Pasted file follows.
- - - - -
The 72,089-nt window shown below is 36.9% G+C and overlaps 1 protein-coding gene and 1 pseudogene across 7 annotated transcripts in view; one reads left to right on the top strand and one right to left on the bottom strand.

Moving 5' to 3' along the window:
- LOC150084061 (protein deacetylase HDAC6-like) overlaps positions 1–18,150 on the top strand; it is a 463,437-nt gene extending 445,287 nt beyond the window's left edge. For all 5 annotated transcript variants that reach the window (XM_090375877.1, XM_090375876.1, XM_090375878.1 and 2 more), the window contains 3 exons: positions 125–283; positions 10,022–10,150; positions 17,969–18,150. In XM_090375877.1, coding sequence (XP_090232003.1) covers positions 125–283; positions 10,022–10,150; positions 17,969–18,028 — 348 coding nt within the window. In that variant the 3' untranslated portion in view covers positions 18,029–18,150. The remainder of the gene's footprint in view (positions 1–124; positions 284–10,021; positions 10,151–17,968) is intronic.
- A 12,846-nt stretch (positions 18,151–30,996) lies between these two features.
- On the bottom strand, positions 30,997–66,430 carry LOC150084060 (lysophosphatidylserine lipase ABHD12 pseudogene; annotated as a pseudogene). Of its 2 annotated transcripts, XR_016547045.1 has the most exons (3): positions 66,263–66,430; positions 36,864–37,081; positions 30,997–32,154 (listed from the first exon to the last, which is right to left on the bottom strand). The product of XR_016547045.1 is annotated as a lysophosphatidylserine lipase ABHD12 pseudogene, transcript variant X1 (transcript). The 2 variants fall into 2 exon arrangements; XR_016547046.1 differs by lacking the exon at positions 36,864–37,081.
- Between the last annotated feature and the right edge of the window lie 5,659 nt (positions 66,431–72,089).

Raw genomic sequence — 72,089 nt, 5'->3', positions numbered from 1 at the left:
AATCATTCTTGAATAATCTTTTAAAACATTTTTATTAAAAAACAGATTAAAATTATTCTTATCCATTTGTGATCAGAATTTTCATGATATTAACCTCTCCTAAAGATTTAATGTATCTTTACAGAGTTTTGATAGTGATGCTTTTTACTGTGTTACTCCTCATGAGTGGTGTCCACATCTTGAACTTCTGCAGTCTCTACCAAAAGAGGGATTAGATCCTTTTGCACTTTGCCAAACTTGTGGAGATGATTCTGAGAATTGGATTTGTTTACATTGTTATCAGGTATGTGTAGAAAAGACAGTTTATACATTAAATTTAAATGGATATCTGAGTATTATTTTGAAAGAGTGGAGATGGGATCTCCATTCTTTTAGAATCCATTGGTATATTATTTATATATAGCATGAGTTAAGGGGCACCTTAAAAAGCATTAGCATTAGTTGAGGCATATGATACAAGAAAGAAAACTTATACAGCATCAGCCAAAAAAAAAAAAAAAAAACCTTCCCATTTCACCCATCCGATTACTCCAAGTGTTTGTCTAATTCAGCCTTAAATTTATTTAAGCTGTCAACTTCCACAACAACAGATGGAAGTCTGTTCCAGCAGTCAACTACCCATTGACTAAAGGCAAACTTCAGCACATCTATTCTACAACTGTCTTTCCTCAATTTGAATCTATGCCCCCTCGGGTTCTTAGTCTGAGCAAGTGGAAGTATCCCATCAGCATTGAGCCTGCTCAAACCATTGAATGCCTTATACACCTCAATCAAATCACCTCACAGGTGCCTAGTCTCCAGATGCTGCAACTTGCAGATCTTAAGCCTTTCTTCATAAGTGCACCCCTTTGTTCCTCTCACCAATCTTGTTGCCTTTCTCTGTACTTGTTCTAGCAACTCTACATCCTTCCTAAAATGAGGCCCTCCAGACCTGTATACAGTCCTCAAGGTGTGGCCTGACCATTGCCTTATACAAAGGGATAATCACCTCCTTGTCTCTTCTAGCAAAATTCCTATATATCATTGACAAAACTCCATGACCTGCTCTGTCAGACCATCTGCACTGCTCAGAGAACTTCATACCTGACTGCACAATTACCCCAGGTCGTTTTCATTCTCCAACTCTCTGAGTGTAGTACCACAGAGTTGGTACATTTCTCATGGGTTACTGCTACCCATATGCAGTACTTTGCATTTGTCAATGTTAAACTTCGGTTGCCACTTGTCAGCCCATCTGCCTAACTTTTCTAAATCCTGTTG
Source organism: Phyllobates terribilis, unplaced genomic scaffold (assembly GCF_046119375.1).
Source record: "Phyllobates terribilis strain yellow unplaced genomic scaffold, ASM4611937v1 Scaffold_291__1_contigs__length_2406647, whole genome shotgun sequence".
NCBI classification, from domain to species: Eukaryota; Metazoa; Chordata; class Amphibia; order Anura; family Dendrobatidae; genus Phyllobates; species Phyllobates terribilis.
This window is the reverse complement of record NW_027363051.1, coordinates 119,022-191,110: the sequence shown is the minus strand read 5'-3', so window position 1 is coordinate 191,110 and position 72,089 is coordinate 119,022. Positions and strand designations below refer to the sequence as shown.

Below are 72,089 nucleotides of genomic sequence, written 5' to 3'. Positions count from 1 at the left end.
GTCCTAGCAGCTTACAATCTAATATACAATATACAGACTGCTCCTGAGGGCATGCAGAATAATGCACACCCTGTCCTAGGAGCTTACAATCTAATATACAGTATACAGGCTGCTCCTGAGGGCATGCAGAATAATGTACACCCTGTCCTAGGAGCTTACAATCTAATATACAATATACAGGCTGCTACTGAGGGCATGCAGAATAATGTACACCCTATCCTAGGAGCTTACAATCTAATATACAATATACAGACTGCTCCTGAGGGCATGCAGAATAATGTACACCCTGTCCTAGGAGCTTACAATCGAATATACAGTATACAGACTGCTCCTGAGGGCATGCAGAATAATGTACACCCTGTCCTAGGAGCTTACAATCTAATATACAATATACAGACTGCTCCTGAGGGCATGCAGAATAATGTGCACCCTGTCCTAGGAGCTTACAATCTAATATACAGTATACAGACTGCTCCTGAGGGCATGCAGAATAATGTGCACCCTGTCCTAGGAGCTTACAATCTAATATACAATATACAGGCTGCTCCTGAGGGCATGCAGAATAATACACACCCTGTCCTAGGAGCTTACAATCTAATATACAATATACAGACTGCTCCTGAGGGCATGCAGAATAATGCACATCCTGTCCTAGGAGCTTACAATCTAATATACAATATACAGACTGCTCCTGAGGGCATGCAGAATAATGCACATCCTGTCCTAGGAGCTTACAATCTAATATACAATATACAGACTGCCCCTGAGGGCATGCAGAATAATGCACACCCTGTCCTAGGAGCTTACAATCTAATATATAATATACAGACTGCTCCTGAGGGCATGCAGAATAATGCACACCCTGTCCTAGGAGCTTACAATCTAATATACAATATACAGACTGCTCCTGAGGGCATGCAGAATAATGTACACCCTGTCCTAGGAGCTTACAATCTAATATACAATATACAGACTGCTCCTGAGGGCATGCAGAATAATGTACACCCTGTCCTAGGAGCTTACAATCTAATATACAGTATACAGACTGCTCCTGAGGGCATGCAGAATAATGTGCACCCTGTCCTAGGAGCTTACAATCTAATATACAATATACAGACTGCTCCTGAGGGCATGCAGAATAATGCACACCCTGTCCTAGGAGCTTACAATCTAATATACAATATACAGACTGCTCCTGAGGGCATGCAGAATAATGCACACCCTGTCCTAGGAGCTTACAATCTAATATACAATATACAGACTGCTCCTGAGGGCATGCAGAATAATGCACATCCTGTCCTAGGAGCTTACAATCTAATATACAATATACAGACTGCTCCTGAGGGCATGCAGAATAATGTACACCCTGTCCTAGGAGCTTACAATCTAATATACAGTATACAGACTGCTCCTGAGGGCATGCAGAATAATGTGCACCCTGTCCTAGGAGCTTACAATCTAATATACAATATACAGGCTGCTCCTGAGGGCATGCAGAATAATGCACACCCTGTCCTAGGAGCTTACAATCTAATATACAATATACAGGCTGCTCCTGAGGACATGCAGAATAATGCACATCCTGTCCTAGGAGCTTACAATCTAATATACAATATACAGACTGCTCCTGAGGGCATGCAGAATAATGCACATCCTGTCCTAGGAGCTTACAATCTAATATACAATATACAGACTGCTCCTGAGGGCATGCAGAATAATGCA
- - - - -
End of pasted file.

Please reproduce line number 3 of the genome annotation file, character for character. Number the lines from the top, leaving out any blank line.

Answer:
- LOC150084061 (protein deacetylase HDAC6-like) overlaps positions 1–18,150 on the top strand; it is a 463,437-nt gene extending 445,287 nt beyond the window's left edge. For all 5 annotated transcript variants that reach the window (XM_090375877.1, XM_090375876.1, XM_090375878.1 and 2 more), the window contains 3 exons: positions 125–283; positions 10,022–10,150; positions 17,969–18,150. In XM_090375877.1, coding sequence (XP_090232003.1) covers positions 125–283; positions 10,022–10,150; positions 17,969–18,028 — 348 coding nt within the window. In that variant the 3' untranslated portion in view covers positions 18,029–18,150. The remainder of the gene's footprint in view (positions 1–124; positions 284–10,021; positions 10,151–17,968) is intronic.